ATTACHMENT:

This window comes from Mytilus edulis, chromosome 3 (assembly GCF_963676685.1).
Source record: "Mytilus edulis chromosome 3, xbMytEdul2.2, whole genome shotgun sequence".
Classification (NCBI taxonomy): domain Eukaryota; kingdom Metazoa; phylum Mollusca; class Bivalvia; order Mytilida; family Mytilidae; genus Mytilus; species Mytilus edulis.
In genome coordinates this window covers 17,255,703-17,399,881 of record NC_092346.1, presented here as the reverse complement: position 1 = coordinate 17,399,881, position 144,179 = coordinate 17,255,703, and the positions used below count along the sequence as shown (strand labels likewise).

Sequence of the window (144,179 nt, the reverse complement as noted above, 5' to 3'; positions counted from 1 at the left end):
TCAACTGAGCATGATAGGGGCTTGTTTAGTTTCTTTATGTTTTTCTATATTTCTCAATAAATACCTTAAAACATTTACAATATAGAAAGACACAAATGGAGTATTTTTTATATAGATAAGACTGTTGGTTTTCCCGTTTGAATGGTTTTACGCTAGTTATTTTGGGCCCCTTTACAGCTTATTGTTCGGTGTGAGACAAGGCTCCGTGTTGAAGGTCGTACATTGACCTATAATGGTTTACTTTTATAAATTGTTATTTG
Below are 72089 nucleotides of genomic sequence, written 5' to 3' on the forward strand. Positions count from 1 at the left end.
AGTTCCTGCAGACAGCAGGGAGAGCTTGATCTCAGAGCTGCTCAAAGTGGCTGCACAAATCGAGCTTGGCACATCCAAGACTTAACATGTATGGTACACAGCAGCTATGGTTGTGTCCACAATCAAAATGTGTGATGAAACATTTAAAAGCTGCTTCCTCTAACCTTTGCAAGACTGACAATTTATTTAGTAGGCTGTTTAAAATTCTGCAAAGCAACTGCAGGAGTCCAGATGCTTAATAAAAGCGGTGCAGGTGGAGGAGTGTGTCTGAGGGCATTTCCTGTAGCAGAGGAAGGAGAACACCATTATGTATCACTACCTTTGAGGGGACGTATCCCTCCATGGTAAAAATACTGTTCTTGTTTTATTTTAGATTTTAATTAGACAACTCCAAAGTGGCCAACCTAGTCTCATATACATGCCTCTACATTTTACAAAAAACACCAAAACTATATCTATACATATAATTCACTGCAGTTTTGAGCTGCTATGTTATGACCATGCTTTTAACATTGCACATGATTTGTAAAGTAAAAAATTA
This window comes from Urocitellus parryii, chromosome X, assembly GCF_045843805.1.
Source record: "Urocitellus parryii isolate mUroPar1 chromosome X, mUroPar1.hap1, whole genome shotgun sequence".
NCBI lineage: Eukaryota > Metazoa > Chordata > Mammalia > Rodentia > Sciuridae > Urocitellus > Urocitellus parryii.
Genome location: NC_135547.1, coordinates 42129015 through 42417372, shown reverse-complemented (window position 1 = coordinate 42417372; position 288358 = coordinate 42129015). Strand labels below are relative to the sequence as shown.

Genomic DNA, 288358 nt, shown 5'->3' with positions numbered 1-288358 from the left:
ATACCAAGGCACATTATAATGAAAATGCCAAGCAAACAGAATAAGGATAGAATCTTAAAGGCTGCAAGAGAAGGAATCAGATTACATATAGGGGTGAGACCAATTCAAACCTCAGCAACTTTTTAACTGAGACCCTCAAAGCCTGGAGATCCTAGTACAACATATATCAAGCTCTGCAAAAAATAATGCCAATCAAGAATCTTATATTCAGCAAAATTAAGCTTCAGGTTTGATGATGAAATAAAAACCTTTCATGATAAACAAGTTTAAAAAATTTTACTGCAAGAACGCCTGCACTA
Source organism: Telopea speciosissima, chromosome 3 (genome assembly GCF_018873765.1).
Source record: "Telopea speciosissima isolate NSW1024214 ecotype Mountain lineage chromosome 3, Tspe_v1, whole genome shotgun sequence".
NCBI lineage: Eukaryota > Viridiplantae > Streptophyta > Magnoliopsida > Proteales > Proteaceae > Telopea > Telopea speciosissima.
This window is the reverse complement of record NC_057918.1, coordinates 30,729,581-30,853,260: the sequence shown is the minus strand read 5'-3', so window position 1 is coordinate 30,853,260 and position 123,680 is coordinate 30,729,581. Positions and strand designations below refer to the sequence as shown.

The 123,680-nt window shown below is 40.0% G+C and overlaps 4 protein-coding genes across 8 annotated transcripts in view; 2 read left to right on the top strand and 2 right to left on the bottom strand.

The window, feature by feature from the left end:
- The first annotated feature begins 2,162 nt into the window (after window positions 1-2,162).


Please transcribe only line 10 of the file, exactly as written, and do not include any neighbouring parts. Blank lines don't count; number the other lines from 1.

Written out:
Source record: "Urocitellus parryii isolate mUroPar1 chromosome X, mUroPar1.hap1, whole genome shotgun sequence".